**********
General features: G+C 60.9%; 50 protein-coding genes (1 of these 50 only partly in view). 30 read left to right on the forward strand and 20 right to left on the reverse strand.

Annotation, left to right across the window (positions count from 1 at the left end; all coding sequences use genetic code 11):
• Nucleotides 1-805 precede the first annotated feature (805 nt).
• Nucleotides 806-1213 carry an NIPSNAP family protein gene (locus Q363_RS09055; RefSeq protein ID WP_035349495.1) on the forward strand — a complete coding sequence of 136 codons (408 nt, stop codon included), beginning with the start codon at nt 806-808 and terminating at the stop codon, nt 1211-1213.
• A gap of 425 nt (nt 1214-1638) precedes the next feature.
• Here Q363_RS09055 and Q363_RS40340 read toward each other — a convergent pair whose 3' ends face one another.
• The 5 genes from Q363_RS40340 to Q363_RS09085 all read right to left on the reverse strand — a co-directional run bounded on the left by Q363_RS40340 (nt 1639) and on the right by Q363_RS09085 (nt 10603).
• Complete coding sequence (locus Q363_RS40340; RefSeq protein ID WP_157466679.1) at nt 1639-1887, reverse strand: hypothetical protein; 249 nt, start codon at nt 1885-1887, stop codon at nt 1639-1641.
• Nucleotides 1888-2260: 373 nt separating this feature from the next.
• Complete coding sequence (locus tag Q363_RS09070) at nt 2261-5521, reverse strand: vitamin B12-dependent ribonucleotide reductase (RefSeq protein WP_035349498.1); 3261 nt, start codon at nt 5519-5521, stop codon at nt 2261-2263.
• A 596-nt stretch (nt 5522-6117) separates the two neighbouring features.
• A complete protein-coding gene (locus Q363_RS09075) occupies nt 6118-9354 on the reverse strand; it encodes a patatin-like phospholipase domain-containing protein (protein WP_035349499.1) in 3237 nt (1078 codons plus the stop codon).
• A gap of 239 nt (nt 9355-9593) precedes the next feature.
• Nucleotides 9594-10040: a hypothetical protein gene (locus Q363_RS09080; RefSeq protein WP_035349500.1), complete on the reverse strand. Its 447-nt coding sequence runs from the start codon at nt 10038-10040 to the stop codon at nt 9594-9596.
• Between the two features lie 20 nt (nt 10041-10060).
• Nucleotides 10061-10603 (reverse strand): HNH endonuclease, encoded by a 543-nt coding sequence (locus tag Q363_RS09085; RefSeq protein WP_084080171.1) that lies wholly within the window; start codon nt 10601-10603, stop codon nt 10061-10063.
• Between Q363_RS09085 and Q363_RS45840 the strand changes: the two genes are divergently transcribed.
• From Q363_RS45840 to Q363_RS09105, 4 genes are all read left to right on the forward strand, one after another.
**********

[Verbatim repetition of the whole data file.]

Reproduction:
General features: G+C 60.9%; 50 protein-coding genes (1 of these 50 only partly in view). 30 read left to right on the forward strand and 20 right to left on the reverse strand.

Annotation, left to right across the window (positions count from 1 at the left end; all coding sequences use genetic code 11):
• Nucleotides 1-805 precede the first annotated feature (805 nt).
• Nucleotides 806-1213 carry an NIPSNAP family protein gene (locus Q363_RS09055; RefSeq protein ID WP_035349495.1) on the forward strand — a complete coding sequence of 136 codons (408 nt, stop codon included), beginning with the start codon at nt 806-808 and terminating at the stop codon, nt 1211-1213.
• A gap of 425 nt (nt 1214-1638) precedes the next feature.
• Here Q363_RS09055 and Q363_RS40340 read toward each other — a convergent pair whose 3' ends face one another.
• The 5 genes from Q363_RS40340 to Q363_RS09085 all read right to left on the reverse strand — a co-directional run bounded on the left by Q363_RS40340 (nt 1639) and on the right by Q363_RS09085 (nt 10603).
• Complete coding sequence (locus Q363_RS40340; RefSeq protein ID WP_157466679.1) at nt 1639-1887, reverse strand: hypothetical protein; 249 nt, start codon at nt 1885-1887, stop codon at nt 1639-1641.
• Nucleotides 1888-2260: 373 nt separating this feature from the next.
• Complete coding sequence (locus tag Q363_RS09070) at nt 2261-5521, reverse strand: vitamin B12-dependent ribonucleotide reductase (RefSeq protein WP_035349498.1); 3261 nt, start codon at nt 5519-5521, stop codon at nt 2261-2263.
• A 596-nt stretch (nt 5522-6117) separates the two neighbouring features.
• A complete protein-coding gene (locus Q363_RS09075) occupies nt 6118-9354 on the reverse strand; it encodes a patatin-like phospholipase domain-containing protein (protein WP_035349499.1) in 3237 nt (1078 codons plus the stop codon).
• A gap of 239 nt (nt 9355-9593) precedes the next feature.
• Nucleotides 9594-10040: a hypothetical protein gene (locus Q363_RS09080; RefSeq protein WP_035349500.1), complete on the reverse strand. Its 447-nt coding sequence runs from the start codon at nt 10038-10040 to the stop codon at nt 9594-9596.
• Between the two features lie 20 nt (nt 10041-10060).
• Nucleotides 10061-10603 (reverse strand): HNH endonuclease, encoded by a 543-nt coding sequence (locus tag Q363_RS09085; RefSeq protein WP_084080171.1) that lies wholly within the window; start codon nt 10601-10603, stop codon nt 10061-10063.
• Between Q363_RS09085 and Q363_RS45840 the strand changes: the two genes are divergently transcribed.
• From Q363_RS45840 to Q363_RS09105, 4 genes are all read left to right on the forward strand, one after another.